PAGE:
# Splitting a Pair of 7’s

In blackjack, splitting 7's pair can make anyone lose twice their stake if they are not careful.

Splitting pairs in blackjack can sometimes feel like being caught between a rock and a hard place. Particularly when you are dealt a pair of 7's. Do you play it safe and stay put, or boldly split and forge a new path toward potential victory? If you are not careful, splitting the 7's pair can make you lose twice your stake.

## TL;DR

Remember, the dealer's upcard is your guiding star in this situation.

• Split your pair of 7's when:
1. The dealer's upcard is between 2 and 7. This is because the dealer is likelier to go bust with these cards, and splitting allows you to improve your hand and potentially beat the dealer's total​.
• Do not split your pair of 7's when:
1. The dealer's upcard is 8 or higher, or an Ace. The dealer is less likely to bust with these cards, and you're likely to lose if the dealer has 18 or better, so it's safer to take a hit​.
2. You're playing a game with no double after split (NDAS) rule. In these games, it's generally less advantageous to split pairs.

If it's between 2 and 7, consider splitting your 7's. In this scenario, the dealer might have a total of 12 through 17. Most of these hands are stiff and are likely to bust. If you split your 7's and assume you catch a ten, you'll have a total of 17, which will beat all those totals except for 17 itself, and the dealer still has a good chance of busting​.

However, if the dealer's upcard is 8 or higher, or an Ace, then take a hit. In this scenario, if the dealer has an 18 or better, you will lose most of the time. Therefore, there's no point in putting more money at risk by splitting your 7's. Instead, take the hit and hope you get lucky​.

## Reasons To Split 7's in Blackjack

Players are holding a 14 when they have a pair of 7's. Out of the four options, including a fifth if available at the table, splitting 7's increases your winnings when the dealer is in an unfavorable situation.

Hitting a 14 runs the risk of going bust since there is a chance of drawing 10's, 9's, or 8's. The ideal card is a 7, 6, or 5 since these get you to 21 or closer. However, there is also a chance of drawing cards that leaves you with a weaker hand. While we are on the subject, the exact reasons for not hitting can be applied to doubling down. The slight chance of drawing three ideal cards makes the risk of doubling your stake a bad option to consider.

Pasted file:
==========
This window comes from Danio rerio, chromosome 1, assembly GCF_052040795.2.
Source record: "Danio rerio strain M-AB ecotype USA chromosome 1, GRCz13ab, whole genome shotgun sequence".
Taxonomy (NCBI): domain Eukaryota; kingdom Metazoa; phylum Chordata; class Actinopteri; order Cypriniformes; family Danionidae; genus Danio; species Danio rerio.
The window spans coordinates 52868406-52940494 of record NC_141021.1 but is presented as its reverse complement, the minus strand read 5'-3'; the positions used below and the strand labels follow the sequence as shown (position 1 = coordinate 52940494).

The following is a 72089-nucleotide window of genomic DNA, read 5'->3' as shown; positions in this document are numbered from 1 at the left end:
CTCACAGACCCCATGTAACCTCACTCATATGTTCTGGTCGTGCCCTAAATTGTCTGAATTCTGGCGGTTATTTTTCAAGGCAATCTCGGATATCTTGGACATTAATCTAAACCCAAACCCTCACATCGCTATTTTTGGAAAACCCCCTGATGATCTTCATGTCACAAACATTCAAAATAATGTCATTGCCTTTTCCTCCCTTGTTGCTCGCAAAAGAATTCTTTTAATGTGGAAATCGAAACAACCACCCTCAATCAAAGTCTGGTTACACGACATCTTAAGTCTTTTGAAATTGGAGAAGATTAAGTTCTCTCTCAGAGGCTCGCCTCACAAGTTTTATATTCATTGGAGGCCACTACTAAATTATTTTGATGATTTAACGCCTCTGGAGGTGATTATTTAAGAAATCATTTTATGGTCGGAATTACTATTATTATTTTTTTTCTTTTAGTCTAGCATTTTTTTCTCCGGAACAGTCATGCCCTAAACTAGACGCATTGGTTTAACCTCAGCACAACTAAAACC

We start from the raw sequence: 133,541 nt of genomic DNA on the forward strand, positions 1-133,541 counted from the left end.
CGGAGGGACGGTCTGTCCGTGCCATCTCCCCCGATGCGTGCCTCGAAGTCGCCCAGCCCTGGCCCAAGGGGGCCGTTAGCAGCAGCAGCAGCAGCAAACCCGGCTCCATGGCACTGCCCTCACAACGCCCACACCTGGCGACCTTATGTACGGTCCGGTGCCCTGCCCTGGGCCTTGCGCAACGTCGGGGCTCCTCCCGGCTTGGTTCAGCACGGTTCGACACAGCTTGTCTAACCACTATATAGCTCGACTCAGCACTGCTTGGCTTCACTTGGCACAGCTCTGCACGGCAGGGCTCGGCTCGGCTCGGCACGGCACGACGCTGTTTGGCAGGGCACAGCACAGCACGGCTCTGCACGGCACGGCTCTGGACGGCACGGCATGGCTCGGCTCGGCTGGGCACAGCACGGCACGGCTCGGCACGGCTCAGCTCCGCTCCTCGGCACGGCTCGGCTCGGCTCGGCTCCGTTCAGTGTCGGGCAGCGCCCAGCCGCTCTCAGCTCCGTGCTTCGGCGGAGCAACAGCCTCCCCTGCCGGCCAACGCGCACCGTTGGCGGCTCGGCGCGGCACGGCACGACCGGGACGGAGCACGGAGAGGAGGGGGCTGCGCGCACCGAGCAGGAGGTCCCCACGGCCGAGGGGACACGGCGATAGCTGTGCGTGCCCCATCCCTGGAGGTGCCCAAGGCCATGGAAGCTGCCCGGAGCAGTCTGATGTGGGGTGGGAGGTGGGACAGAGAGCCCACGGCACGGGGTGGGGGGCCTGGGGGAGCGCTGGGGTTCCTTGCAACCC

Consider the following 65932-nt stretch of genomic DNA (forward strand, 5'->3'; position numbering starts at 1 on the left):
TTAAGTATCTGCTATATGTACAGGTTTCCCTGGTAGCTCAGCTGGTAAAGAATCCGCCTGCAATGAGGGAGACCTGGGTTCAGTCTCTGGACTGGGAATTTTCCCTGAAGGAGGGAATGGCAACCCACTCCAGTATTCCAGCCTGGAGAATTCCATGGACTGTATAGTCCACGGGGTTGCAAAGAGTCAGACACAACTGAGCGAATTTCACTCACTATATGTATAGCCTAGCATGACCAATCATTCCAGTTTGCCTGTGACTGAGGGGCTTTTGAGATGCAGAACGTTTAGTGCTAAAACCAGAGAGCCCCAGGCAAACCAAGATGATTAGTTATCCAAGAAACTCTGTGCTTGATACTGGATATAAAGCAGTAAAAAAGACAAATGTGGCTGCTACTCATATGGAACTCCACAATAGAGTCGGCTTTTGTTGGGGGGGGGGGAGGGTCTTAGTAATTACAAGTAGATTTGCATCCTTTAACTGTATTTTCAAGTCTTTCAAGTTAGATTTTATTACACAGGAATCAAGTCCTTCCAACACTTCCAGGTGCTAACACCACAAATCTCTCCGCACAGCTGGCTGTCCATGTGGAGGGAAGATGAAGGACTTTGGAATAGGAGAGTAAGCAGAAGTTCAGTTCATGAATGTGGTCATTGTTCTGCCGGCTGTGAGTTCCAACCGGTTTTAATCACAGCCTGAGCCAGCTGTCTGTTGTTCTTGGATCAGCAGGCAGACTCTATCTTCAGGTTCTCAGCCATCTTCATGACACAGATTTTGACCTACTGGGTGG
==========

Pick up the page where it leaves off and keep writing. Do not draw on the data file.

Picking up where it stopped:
You can get a soft hand with an ace for a soft 18, allowing you to hit without the risk of going bust for an even better hand. Splitting 7's allows you to break apart your 14 hands and draw better cards. Low-valued cards such as 3's or 4's can leave you with a 10 or 11 hand, allowing you to safely double down (if the table allows players to double down after splitting their hand).

### The Dealer Has a 2 to 7 Upcard

Ideal scenarios on when to split 7's in Blackjack is when a dealer has a 2, 3, 4, 5, 6, or 7 upcard. A six-card or lower valued card tends to be a losing scenario for the dealer likely to have a hand value of 16 or lower.

You are splitting 7's when the dealer has an eight or lower to take advantage of their chances of going bust. Remember that nearly every casino table, including online blackjack tables, requires a dealer to keep drawing until they have a 17 or higher. Dealers can only hit on hard hands, even if it means going bust in most games.

A 7 card can grant you decent hands that can go up against a 17 if the dealer manages to get the right cards. There is a good chance you can draw low-valued cards to double down on while the dealer has a chance of going bust.